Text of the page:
Creating Products With A Remote Development Team; Opportunities & Challenges

When first approached to write an article on agile product development I spent a lot of time scratching my head. Most of us do agile, and most of us are doing a pretty good job of prioritising our backlog. I started to panic that we’d become really predictable as a product team!

After panic (and a Freddo), it then dawned on me that there was something that was unique about how we build products and something that other product folk might find useful, and that’s the fact that our entire development team work remotely across the world.

So my aim with this article is to share with you the opportunities and challenges presented by our approach with the hope that you might find something useful for your own product development.

The Opportunities

Let’s start with the opportunities a remote product development team can bring…

Limitless Talent

After making the decision to move to a remote product development team, our talent pool went from a 30-mile radius of Manchester in the UK to a large slice of the world. Everyone knows how difficult it is to recruit good developers, especially with the current skills shortage, so why restrict yourself to one town or country? It may sound a bit cliché but why not let the “world be your oyster” and scoop up the best talent from around the world?

Scale Your Team Fast

We’ve all been there, you’ve come up with a great idea for a product but it then takes at least six months to hire the right people that can make it happen. With a remote approach to development, this isn’t always the case. Without geographical restrictions, you can hire good people quickly, and as result will get your idea to market and start generating revenue faster.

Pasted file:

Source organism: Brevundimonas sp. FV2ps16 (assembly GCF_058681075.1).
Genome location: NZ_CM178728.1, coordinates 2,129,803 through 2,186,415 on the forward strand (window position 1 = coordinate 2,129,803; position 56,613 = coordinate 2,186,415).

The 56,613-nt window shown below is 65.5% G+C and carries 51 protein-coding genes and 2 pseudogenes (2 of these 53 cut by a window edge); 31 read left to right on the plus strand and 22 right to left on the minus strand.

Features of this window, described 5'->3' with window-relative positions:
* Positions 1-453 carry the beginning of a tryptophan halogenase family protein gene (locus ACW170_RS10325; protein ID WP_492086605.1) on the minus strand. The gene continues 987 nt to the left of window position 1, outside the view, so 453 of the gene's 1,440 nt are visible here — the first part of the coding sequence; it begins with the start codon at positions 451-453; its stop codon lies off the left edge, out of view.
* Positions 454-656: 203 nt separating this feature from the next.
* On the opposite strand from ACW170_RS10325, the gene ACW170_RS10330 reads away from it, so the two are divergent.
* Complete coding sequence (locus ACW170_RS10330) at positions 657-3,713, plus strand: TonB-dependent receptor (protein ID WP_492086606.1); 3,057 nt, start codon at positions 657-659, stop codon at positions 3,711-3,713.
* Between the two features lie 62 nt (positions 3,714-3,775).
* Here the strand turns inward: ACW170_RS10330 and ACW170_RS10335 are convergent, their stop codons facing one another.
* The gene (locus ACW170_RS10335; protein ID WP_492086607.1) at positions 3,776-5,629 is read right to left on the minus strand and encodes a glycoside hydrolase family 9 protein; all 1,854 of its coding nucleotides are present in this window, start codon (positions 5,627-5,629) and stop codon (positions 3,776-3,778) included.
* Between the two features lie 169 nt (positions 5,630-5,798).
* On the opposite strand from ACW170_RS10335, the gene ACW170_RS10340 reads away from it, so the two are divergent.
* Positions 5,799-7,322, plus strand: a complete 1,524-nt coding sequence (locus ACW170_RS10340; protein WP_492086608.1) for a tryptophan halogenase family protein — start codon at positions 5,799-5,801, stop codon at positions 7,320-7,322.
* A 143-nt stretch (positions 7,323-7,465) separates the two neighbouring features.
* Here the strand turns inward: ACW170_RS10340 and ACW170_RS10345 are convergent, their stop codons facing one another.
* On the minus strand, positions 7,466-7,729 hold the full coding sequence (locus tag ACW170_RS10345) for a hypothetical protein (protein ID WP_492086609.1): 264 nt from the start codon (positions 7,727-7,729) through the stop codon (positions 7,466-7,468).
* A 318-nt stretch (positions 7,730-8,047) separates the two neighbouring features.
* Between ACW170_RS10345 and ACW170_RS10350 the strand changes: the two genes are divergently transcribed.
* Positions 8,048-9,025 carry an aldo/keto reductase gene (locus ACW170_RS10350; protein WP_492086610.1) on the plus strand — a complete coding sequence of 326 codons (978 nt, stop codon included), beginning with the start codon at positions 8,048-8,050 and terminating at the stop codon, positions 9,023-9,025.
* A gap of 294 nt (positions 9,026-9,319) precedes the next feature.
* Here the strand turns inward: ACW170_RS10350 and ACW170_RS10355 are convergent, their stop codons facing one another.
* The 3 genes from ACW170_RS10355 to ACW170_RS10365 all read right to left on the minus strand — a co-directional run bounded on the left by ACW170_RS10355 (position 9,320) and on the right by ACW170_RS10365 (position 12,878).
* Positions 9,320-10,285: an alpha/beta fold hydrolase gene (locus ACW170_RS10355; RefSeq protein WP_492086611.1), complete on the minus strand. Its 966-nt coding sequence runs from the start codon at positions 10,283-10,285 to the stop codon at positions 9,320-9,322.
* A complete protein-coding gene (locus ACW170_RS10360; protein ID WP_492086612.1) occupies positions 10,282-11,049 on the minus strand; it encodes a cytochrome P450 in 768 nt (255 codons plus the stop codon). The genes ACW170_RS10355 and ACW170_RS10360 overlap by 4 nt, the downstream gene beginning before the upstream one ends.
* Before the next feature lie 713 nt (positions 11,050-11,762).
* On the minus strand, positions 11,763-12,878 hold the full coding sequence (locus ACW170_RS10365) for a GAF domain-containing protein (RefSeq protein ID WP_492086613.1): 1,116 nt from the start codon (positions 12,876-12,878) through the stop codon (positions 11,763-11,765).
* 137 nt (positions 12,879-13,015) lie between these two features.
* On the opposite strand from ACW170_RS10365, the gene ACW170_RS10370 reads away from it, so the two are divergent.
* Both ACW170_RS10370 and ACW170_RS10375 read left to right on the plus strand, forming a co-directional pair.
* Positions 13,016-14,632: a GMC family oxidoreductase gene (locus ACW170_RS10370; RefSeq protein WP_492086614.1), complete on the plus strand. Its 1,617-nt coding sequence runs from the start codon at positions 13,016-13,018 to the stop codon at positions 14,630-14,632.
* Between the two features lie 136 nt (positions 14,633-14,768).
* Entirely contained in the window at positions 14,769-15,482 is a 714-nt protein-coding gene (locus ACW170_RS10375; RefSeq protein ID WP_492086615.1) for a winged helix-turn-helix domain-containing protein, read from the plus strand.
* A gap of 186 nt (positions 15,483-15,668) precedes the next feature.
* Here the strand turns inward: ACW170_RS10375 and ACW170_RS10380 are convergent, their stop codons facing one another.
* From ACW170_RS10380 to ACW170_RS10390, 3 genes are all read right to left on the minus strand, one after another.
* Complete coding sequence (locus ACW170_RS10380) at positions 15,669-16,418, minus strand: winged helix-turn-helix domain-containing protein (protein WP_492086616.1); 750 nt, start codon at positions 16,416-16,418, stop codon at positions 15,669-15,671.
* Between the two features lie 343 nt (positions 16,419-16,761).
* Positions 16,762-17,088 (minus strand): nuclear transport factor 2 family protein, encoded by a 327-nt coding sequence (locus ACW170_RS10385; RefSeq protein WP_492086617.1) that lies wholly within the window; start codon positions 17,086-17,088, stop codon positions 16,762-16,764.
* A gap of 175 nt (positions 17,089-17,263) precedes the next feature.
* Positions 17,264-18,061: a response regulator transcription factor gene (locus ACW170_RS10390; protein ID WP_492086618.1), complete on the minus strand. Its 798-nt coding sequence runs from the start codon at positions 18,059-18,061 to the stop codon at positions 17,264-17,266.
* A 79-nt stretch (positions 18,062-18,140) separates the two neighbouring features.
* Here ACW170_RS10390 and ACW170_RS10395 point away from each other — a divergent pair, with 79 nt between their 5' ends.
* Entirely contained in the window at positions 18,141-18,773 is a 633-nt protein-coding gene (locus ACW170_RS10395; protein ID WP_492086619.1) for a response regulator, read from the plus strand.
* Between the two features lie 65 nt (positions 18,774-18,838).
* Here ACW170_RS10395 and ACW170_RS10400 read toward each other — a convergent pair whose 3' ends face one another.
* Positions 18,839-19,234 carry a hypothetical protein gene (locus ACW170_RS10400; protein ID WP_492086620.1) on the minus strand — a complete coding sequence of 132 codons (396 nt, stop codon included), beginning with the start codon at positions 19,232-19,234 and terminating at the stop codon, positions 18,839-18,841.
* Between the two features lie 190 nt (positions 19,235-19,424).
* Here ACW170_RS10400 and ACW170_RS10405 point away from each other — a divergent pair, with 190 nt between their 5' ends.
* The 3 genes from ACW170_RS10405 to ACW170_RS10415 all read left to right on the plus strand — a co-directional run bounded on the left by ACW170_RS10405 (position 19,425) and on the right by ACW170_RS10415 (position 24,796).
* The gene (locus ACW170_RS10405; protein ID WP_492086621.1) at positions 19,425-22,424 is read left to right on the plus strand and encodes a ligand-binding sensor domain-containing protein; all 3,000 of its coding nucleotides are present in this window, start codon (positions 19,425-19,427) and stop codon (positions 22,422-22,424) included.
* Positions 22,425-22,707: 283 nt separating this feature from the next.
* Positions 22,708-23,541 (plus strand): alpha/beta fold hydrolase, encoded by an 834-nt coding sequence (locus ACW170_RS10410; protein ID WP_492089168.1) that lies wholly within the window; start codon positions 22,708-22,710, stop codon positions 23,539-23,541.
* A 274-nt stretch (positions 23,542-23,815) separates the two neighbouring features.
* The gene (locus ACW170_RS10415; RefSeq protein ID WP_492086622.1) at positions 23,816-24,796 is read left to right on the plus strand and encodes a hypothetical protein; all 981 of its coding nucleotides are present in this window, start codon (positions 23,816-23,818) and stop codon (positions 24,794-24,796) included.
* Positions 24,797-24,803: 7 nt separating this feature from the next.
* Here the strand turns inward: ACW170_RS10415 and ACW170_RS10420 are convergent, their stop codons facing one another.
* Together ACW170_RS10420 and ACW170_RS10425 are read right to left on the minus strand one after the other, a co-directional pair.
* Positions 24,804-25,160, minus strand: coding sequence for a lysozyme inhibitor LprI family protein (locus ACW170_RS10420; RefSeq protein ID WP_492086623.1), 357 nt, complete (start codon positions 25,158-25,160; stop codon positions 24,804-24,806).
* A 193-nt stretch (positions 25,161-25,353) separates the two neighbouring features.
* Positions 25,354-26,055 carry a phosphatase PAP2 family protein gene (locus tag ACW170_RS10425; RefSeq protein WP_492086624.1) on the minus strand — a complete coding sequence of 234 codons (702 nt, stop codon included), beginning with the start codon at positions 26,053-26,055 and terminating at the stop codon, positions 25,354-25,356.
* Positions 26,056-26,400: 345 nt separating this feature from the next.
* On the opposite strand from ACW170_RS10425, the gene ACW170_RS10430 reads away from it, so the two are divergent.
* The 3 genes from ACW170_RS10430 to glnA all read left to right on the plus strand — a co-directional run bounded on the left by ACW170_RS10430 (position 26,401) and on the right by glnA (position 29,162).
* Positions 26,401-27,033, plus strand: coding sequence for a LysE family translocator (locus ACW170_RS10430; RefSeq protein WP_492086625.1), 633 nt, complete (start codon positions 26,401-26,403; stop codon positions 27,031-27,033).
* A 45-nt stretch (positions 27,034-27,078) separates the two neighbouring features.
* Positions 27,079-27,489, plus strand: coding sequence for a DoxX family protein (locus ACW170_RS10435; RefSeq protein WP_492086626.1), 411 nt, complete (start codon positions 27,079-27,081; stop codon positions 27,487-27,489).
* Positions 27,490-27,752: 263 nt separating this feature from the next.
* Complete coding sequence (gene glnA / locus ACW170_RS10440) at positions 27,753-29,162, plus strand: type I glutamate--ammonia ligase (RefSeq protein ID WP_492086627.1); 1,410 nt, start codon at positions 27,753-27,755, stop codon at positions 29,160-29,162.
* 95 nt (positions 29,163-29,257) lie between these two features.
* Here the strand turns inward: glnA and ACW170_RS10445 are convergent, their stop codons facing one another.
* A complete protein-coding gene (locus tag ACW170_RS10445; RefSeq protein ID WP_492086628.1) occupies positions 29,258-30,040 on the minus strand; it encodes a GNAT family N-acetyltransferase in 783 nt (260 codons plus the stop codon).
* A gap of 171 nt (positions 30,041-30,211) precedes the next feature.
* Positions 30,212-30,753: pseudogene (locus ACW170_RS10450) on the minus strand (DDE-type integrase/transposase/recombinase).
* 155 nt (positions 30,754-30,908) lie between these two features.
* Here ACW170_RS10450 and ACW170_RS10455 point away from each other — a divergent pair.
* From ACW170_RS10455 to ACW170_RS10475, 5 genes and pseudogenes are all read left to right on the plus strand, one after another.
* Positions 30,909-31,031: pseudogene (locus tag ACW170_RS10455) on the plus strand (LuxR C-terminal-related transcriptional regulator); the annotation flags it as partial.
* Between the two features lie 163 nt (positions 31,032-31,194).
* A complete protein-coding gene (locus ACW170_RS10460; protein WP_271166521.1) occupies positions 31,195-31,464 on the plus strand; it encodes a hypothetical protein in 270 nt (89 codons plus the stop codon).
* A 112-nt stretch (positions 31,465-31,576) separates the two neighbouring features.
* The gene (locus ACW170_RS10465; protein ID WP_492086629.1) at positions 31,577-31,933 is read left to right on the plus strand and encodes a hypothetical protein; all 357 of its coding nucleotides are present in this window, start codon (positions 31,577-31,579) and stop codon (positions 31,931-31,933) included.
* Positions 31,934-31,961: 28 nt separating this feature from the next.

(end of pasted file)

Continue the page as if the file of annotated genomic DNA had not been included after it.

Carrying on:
Flexible Working

We have a very low churn of developers in our product teams, and I don’t think that is just because we offer a great place to work. Feedback we’ve had from the team is often around the flexibility that remote working has brought to their lives, for example, parents can do the morning school run, dog owners can go for a lunchtime stroll and the fitness bods (which we have quite a number of!) can go for as many runs as they like. With this approach comes autonomy and a mutual respect that results in great product development.


On the face of it, having a multicultural team could be perceived as a challenge, but I see it as an opportunity. I love that I get to speak with people from different cultures and with a different outlook on life on daily basis. I never thought I would spend my days regularly talking to people from Germany, Bulgaria and Brazil (to name a few). Having a multicultural team makes work more interesting, and also enhances the quality of the products that we deliver.


Most developers don’t like distractions due to the complexity of their work. They need to concentrate for long periods of time without having background noise. We have found that working remotely enables this as teams don’t get interrupted or have the distractions of a busy office environment, resulting in them being more productive and getting the necessary work done.